When an 18-Year-Old’s Actions Spoke Louder than His Words

Gratitude Day 310

Mon., July 29, 2019

1 Peter 4:10 – Each of you has received a gift to use to serve others. Be good servants of God’s various gifts of grace.

Remember the old saying, “Actions speak louder than words?”

Eighteen-year-old Grant Goodell took this adage to heart during the Eau Claire County Fair. His selfless actions during the fair’s livestock auction is something people will be speaking about for weeks. Not only did Grant’s actions create an $8,832 impact on one girl’s life; it has spoken volumes to an entire community. He reminds us that one small action can make a huge impact on a person’s life.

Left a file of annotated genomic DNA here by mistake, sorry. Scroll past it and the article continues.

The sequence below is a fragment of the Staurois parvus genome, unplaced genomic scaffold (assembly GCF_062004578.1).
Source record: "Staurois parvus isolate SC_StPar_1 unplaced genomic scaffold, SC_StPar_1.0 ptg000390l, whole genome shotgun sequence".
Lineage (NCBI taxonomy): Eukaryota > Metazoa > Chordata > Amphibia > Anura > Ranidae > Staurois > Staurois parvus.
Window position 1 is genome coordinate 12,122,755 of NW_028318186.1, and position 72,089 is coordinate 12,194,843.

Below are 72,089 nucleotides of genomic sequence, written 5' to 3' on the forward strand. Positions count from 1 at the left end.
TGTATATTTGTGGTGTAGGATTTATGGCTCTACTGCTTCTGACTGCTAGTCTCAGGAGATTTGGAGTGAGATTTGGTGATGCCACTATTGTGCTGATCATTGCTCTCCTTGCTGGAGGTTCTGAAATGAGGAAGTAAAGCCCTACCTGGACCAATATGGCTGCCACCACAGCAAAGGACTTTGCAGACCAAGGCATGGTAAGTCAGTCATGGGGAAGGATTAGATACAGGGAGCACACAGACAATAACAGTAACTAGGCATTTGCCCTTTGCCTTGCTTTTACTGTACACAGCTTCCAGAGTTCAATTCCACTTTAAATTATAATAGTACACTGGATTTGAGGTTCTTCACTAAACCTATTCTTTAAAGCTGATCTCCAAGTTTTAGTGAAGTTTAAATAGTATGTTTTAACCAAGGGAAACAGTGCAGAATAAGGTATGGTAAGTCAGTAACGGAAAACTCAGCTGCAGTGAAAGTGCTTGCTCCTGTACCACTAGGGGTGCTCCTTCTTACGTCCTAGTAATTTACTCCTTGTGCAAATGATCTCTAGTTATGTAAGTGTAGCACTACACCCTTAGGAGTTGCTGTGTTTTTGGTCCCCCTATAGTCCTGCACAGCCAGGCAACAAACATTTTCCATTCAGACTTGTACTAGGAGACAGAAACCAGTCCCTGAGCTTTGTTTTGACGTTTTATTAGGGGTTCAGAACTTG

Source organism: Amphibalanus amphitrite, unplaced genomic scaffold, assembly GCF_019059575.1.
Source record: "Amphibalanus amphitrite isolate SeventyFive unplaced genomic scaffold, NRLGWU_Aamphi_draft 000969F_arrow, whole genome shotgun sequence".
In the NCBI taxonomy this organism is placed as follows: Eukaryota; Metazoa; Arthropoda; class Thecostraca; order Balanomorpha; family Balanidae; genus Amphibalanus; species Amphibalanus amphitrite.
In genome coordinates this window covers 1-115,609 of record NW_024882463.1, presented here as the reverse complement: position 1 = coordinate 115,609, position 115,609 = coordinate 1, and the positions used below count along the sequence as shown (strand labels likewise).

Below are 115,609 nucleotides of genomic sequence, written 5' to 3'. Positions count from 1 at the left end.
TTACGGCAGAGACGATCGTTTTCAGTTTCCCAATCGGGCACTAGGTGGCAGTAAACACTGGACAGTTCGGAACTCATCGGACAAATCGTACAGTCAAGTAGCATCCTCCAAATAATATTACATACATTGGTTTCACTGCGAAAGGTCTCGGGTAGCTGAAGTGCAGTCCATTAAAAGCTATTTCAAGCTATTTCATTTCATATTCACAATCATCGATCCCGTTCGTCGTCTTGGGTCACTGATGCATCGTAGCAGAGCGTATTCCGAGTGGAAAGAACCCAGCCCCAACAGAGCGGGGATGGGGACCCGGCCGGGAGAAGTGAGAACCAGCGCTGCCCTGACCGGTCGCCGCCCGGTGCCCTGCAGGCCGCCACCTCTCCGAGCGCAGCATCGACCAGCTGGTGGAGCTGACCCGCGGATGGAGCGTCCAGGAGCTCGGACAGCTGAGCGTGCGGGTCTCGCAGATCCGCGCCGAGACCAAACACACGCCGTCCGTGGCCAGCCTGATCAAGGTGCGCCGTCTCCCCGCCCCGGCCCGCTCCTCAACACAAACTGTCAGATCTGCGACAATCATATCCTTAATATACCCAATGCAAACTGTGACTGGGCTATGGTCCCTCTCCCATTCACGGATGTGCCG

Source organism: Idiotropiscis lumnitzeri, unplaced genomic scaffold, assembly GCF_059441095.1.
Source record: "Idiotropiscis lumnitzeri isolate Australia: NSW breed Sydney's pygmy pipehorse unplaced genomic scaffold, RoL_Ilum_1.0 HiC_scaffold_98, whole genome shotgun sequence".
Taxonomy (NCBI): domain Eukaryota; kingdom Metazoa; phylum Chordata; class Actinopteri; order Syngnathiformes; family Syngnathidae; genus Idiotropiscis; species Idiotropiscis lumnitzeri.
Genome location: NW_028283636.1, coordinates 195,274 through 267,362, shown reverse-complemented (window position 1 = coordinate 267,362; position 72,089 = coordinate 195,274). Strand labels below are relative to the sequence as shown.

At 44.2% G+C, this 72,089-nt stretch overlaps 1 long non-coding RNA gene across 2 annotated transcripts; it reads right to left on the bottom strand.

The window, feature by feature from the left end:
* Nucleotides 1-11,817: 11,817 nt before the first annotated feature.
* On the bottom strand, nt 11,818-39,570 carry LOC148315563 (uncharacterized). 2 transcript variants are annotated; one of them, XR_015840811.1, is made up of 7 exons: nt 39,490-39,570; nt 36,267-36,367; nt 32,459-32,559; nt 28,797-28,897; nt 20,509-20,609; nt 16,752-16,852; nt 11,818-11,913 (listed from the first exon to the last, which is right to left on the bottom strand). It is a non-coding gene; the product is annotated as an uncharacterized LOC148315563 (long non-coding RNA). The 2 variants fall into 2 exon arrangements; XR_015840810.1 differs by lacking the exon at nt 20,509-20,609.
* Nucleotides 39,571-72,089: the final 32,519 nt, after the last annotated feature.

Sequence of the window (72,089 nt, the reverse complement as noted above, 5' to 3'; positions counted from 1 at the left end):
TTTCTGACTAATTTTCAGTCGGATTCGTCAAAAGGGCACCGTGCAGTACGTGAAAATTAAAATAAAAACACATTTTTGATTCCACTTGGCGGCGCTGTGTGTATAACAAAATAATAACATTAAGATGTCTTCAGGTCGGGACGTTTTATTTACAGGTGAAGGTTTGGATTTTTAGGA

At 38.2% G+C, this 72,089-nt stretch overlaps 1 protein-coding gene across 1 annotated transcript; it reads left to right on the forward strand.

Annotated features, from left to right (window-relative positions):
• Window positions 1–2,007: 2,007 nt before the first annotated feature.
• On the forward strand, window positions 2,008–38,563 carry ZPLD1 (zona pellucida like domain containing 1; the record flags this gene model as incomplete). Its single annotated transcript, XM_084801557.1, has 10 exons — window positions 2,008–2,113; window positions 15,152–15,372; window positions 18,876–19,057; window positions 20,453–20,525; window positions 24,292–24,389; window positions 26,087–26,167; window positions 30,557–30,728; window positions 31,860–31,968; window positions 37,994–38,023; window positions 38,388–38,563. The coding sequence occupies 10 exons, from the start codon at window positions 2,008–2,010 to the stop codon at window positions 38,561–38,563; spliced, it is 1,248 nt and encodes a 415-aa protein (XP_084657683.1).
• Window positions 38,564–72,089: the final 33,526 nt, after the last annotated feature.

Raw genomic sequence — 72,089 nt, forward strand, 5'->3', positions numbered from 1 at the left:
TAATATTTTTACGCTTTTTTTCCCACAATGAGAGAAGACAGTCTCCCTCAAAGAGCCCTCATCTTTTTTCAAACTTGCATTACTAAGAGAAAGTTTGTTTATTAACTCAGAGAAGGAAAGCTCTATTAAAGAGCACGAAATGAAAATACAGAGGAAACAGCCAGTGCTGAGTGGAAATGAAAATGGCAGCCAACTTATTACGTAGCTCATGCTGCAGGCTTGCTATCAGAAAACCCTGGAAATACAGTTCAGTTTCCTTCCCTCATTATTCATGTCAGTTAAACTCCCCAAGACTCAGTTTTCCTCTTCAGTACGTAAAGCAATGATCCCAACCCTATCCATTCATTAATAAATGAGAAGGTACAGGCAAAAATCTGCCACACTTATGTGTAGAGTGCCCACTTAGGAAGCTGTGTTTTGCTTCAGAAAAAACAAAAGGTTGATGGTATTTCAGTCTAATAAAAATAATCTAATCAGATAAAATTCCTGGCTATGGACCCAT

The story doesn’t begin with Grant; rather with his high school classmate, Tenley Walker. Just 25 days before their high school graduation, Tenley was diagnosed with an aggressive form of brain cancer. After surgeries, tests and hospital stays, amazingly, Tenley was able to attend her high school graduation ceremony. Folks in the high school gymnasium held back tears as Tenley walked across the platform and received her diploma.

Shortly after this, Tenley began chemo and radiation treatments. Recently, she completed her first round of treatments. In mid-August, Tenley will be evaluated about their effectiveness.  

Grant and Tenley were not only high school classmates. They were also friends and served together as FFA officers. Grant says that Tenley has been an important part of his life. When he heard the awful news of Tenley’s diagnosis, he was hit hard. She has always helped him out and he hoped that someday, he would be able to repay this.

Eighteen-year-old Tenley Walker at the 2018 Eau Claire County Fair